Legendary racehorse to get new resting place - NBC Sports

Legendary racehorse to get new resting place
AP Photo
March 10, 2014, 5:45 pm

INGLEWOOD, Calif. -- The legendary racehorse Native Diver is being exhumed from the former Hollywood Park racetrack and will be moved to a new resting place in Southern California.

Richard Shapiro, the grandson of Native Diver's owner and breeder, told the Los Angeles Times (http://lat.ms/1h74WKb ) that he couldn't bear the thought of the thoroughbred's remains staying where they were as Hollywood Park is torn down and replaced by a residential and retail complex.

"He's racing royalty," Shapiro said. "You couldn't leave a horse like this beneath a real estate development."

Shapiro, 60, enlisted help from a pair of University of Southern California archaeologists who are used to excavating ancient sites in Egypt and Turkey. About a dozen students were assisting in the dig that began Saturday.

As the skeleton was slowly revealed at the grave marked by an elaborate stone memorial, professor Tom Garrison remarked that it appeared as if the horse was running.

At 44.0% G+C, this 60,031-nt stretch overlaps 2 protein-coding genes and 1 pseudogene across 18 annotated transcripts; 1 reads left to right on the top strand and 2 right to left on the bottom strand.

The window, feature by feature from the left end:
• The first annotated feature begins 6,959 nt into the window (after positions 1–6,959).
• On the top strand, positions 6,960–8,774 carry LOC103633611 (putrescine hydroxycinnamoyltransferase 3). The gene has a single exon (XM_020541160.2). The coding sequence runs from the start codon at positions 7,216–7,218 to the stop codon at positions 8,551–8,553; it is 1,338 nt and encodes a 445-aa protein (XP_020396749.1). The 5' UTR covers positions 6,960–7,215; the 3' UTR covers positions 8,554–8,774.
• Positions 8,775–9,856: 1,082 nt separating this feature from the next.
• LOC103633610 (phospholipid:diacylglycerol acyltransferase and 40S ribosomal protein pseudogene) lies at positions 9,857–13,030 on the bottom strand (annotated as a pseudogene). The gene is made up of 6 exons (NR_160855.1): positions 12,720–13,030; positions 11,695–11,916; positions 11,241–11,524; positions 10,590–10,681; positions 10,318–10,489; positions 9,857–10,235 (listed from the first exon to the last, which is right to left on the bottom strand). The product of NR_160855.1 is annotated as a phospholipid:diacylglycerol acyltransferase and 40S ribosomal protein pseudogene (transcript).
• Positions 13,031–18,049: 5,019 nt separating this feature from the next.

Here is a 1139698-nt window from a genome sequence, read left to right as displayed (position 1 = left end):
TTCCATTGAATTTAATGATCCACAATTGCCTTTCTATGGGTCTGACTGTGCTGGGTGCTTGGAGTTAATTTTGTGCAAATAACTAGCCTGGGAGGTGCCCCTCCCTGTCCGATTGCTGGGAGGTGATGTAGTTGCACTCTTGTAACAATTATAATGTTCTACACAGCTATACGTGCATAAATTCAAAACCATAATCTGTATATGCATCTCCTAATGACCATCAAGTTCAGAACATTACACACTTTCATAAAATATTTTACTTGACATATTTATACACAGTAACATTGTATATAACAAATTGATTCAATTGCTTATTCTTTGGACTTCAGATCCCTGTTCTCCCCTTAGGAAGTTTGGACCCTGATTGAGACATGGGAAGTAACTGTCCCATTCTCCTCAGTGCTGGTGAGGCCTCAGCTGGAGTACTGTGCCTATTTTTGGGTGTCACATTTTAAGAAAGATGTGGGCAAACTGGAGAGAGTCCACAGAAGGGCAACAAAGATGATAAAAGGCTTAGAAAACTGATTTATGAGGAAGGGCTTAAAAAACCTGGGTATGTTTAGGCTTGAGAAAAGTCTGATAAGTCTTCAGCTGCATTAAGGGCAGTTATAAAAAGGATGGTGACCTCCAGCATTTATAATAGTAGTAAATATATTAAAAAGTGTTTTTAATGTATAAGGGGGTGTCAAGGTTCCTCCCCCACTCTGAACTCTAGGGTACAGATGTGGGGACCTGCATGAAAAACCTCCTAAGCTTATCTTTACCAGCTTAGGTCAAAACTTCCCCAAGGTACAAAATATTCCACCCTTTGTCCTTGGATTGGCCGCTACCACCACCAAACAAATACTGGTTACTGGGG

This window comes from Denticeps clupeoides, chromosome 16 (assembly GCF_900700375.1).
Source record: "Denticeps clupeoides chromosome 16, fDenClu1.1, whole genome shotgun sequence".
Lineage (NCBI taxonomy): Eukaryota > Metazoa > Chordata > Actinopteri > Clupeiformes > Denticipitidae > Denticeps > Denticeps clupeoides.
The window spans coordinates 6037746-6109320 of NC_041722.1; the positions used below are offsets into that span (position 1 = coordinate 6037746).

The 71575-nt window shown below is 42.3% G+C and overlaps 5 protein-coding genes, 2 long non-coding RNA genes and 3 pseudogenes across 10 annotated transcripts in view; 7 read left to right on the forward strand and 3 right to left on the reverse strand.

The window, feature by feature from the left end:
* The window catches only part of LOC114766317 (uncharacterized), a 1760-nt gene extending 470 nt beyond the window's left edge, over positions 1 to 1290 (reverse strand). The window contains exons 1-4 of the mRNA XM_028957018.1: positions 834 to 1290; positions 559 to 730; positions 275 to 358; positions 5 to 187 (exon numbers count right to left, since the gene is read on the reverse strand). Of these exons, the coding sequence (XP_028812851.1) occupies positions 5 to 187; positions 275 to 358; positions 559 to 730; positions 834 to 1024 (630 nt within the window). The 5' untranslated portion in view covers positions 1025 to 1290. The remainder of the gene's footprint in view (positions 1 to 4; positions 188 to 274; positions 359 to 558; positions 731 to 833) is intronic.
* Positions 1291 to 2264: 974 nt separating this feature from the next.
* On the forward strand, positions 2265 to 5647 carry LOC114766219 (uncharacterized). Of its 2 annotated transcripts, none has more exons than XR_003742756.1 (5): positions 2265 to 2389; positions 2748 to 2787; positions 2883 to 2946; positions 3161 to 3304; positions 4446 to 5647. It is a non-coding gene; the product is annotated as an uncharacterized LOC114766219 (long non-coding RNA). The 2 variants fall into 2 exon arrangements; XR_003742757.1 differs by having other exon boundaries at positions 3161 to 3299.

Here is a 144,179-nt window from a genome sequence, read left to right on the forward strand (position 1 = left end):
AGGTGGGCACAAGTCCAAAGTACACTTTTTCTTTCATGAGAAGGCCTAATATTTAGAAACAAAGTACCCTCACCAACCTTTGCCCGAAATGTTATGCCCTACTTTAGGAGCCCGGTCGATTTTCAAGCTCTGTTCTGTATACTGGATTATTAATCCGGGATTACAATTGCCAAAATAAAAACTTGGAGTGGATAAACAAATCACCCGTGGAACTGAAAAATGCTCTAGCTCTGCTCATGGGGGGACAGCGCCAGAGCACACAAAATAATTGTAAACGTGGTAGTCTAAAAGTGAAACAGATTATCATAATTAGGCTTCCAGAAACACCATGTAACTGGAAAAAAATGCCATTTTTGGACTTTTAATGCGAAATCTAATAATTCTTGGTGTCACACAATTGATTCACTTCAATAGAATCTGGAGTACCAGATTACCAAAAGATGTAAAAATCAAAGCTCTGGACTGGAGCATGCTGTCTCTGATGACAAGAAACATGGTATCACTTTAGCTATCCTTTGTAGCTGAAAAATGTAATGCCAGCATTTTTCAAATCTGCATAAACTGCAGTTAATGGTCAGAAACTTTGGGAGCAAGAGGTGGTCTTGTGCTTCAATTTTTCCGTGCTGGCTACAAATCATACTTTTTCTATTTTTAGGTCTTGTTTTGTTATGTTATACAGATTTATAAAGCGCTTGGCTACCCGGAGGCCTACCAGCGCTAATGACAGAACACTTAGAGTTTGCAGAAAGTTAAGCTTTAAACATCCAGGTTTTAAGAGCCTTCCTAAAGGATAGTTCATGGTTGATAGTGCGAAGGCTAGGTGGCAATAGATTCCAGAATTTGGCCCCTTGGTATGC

Native Diver's remains will be taken to Del Mar racetrack and stored there until a new burial site is prepared.

The first horse bred in California to earn more than a million dollars, Native Diver won 34 stakes races and still holds the record, with another horse, for most Hollywood Gold Cup wins. The gelding died of colic in 1967 at the age of 8. His death made headlines around the country.

Hollywood Park closed in December after years of declining revenue.

The graves of two other horses will also be relocated. Landaluce, the 2-year-old champion filly of 1982, will go to Spendthrift Farm in Kentucky, where she was bred. Great Communicator, the 1988 Breeders' Cup Turf winner, will be moved, too.

Plans call for the track's 260-acre footprint to be turned into 3,000 housing units, 25 acres of parkland and a retail and entertainment district anchored by a movie theatre, office space and a hotel.

Hollywood Park opened in 1938 under the direction of movie moguls Jack and Harry Warner. Among the celebrity regulars years ago were Elizabeth Taylor, Jimmy Stewart and Bing Crosby.

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Information from: Los Angeles Times, http://www.latimes.com

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